Ticks and Island ecology


To the Editor:

In response to all the dialogue about reducing or eliminating the deer herd in an effort to eliminate Lyme disease, in my opinion we should take a different approach.

Let’s start by calling the ticks skunk or raccoon ticks. When I was growing up on the South Road in Chilmark, I could walk 300 yards across a field and pick 125 dog ticks from the legs of my dungarees. Having picked up a large number of deer ticks while hunting for five hours in a heavily infested area a few years ago, it was nothing compared with the tick population of the past. Back then those ticks also presented health problems; babesiosis, tularemia, etc. We had deer in those days, too, but not nearly as many. The whitetails arrived by water in the early 1900s, and fallow deer were released in 1937 or ’38. As an example, only 40-some deer were checked in on the Island during our first deer hunting season in 1949.

The primary carriers of ticks in those days were the cottontail rabbits. There were so many that the daily bag limit was five per person during the season, which ran into February. It was not uncommon for a group of six to eight hunters with hounds to get their limit of 30 to 40 rabbits. In those days it was also common to see two, three, or even four coveys of quail cross the highways in Chilmark. We also had a fair number of pheasants, which started our fall hunting season.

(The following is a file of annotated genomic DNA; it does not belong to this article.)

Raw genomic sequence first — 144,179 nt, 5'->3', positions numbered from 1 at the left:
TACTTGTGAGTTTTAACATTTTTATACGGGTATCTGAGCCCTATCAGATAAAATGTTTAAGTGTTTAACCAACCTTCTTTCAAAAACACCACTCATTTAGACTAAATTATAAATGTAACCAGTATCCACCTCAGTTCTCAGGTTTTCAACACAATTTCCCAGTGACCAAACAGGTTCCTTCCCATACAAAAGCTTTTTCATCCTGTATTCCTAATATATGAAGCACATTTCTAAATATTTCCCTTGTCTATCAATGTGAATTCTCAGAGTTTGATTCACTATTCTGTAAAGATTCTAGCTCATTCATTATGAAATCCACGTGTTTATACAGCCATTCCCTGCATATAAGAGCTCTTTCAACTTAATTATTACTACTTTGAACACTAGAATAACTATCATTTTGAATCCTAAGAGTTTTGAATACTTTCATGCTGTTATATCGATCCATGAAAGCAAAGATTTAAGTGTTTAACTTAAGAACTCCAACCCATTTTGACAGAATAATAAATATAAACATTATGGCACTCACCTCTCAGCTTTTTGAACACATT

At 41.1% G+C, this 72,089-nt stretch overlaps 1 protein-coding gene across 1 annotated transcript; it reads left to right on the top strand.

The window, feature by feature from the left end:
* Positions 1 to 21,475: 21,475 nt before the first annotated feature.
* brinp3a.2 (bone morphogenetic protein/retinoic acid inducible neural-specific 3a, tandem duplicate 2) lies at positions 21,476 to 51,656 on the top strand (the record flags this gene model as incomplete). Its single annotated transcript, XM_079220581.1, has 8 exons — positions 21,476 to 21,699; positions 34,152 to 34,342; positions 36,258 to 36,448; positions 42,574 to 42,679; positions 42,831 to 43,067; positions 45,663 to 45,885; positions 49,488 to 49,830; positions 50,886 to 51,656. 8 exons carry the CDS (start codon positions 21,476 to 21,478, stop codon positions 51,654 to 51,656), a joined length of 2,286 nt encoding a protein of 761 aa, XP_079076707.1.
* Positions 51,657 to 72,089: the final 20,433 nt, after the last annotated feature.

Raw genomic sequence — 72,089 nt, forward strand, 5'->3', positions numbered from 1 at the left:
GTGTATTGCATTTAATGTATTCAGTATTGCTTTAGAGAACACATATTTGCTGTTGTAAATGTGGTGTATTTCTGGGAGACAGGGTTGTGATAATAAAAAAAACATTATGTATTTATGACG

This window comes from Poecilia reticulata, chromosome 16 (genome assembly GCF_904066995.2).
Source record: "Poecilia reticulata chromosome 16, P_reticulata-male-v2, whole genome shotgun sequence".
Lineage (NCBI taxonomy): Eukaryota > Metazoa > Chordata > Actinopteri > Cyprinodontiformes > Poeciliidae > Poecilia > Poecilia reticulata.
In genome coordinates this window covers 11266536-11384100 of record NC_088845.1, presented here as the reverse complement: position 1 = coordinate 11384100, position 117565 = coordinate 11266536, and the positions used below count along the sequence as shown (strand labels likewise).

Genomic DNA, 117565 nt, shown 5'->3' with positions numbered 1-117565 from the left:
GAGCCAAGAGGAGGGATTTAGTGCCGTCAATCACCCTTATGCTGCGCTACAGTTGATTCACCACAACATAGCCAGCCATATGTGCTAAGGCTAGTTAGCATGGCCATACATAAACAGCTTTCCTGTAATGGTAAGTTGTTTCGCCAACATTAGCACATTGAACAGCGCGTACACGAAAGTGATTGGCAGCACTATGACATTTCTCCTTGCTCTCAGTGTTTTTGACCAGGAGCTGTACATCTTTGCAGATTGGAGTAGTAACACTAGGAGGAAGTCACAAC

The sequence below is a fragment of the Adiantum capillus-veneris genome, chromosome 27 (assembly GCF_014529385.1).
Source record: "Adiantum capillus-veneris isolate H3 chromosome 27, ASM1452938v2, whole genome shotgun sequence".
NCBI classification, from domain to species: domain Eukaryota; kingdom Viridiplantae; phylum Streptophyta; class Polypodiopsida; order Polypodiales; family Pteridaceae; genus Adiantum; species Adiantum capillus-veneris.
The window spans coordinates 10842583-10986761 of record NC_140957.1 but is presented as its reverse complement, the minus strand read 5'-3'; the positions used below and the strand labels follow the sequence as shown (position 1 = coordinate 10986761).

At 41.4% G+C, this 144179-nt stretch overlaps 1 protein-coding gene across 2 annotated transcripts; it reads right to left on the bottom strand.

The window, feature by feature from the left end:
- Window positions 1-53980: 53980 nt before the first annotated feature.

In the 1950s and ’60s skunks and then raccoons were illegally brought to the Island. Since that time we have lost our quail, pheasant, and for the most part, rabbits, which all nest above ground. Many have tried to reintroduce quail and pheasant without success.

Today, as I write this, my tally for this year is 47 skunks and four raccoons, all live-trapped and disposed of. Over 40 of that total were caught within 10 feet of my front door. We can, with a concerted effort by a lot of individuals, dramatically reduce the skunk and raccoon populations. Let’s start with these, move on to mice, and last the deer.

The Island has many excellent, capable deer hunters. However, you will not make a dent in the herd by only allowing a few bow hunters into the Island’s closed properties and restricted areas. You need groups of hunters who are willing to go into the thickest briar patches, often interwoven with grape vines, and the difficult swamps, to move the deer out. And these hunters must have access to all areas where the deer bed down.

I recently heard that a primary ingredient in Repel, an anti-tick spray with which I have been spraying my hunting clothes for several years, actually kills the ticks. If that’s the case, perhaps that is the reason we see far fewer ‘deer ticks’ in the areas we are allowed to hunt during deer season.

David Tilton